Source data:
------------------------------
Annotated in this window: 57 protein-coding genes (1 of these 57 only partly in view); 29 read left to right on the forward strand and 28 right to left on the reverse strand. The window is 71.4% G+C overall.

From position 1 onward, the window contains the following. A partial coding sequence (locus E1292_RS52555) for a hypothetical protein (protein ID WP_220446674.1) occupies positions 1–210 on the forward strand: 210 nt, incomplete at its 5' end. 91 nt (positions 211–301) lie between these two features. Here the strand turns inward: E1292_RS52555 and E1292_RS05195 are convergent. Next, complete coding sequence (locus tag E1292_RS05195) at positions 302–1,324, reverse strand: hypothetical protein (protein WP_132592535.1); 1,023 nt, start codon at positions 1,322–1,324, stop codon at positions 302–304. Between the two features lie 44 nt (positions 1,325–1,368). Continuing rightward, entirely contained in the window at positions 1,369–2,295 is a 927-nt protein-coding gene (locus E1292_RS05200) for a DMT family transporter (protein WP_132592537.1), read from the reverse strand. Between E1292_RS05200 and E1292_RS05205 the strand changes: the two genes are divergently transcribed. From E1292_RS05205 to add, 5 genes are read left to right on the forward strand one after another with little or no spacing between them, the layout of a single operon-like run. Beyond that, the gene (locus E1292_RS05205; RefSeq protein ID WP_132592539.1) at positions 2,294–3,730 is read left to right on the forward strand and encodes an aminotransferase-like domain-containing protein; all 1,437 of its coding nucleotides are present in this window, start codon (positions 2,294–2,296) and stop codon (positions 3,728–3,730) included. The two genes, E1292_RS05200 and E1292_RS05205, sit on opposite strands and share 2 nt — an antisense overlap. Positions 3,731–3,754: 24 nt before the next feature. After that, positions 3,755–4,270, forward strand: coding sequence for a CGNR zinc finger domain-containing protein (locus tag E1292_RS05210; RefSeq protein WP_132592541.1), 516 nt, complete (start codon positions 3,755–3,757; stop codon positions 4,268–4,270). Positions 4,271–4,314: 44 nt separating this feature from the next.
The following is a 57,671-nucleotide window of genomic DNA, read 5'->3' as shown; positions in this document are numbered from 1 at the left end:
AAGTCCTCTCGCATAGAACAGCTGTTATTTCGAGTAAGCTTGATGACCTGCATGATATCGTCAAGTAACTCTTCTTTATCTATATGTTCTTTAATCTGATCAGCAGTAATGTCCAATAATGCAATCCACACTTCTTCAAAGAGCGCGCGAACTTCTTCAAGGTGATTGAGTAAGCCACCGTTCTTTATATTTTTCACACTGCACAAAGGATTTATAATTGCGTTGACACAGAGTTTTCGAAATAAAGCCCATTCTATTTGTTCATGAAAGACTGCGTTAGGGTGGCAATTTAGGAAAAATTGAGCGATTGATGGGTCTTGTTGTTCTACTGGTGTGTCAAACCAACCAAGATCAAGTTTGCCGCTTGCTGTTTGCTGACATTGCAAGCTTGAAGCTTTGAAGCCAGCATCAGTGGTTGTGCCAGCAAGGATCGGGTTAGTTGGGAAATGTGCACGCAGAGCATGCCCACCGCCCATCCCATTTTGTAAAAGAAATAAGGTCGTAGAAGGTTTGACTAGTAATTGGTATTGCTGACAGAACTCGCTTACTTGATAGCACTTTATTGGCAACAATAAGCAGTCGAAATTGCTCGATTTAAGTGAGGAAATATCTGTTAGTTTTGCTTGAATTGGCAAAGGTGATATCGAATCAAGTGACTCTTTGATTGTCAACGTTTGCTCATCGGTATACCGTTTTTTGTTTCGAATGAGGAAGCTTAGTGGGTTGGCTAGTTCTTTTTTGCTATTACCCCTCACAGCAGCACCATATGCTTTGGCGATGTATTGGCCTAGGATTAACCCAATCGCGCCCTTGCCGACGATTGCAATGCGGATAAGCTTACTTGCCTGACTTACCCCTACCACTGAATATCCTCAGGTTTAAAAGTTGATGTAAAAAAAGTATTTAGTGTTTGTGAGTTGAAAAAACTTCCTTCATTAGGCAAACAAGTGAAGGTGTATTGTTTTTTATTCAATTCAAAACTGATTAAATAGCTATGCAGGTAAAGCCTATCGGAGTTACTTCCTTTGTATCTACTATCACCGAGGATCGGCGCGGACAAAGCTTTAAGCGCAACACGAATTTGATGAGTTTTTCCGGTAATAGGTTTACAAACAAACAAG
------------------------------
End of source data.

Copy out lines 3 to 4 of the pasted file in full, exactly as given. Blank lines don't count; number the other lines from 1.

The following is a 57,671-nucleotide window of genomic DNA, read 5'->3' as shown; positions in this document are numbered from 1 at the left end:
AAGTCCTCTCGCATAGAACAGCTGTTATTTCGAGTAAGCTTGATGACCTGCATGATATCGTCAAGTAACTCTTCTTTATCTATATGTTCTTTAATCTGATCAGCAGTAATGTCCAATAATGCAATCCACACTTCTTCAAAGAGCGCGCGAACTTCTTCAAGGTGATTGAGTAAGCCACCGTTCTTTATATTTTTCACACTGCACAAAGGATTTATAATTGCGTTGACACAGAGTTTTCGAAATAAAGCCCATTCTATTTGTTCATGAAAGACTGCGTTAGGGTGGCAATTTAGGAAAAATTGAGCGATTGATGGGTCTTGTTGTTCTACTGGTGTGTCAAACCAACCAAGATCAAGTTTGCCGCTTGCTGTTTGCTGACATTGCAAGCTTGAAGCTTTGAAGCCAGCATCAGTGGTTGTGCCAGCAAGGATCGGGTTAGTTGGGAAATGTGCACGCAGAGCATGCCCACCGCCCATCCCATTTTGTAAAAGAAATAAGGTCGTAGAAGGTTTGACTAGTAATTGGTATTGCTGACAGAACTCGCTTACTTGATAGCACTTTATTGGCAACAATAAGCAGTCGAAATTGCTCGATTTAAGTGAGGAAATATCTGTTAGTTTTGCTTGAATTGGCAAAGGTGATATCGAATCAAGTGACTCTTTGATTGTCAACGTTTGCTCATCGGTATACCGTTTTTTGTTTCGAATGAGGAAGCTTAGTGGGTTGGCTAGTTCTTTTTTGCTATTACCCCTCACAGCAGCACCATATGCTTTGGCGATGTATTGGCCTAGGATTAACCCAATCGCGCCCTTGCCGACGATTGCAATGCGGATAAGCTTACTTGCCTGACTTACCCCTACCACTGAATATCCTCAGGTTTAAAAGTTGATGTAAAAAAAGTATTTAGTGTTTGTGAGTTGAAAAAACTTCCTTCATTAGGCAAACAAGTGAAGGTGTATTGTTTTTTATTCAATTCAAAACTGATTAAATAGCTATGCAGGTAAAGCCTATCGGAGTTACTTCCTTTGTATCTACTATCACCGAGGATCGGCGCGGACAAAGCTTTAAGCGCAACACGAATTTGATGAGTTTTTCCGGTAATAGGTTTACAAACAAACAAG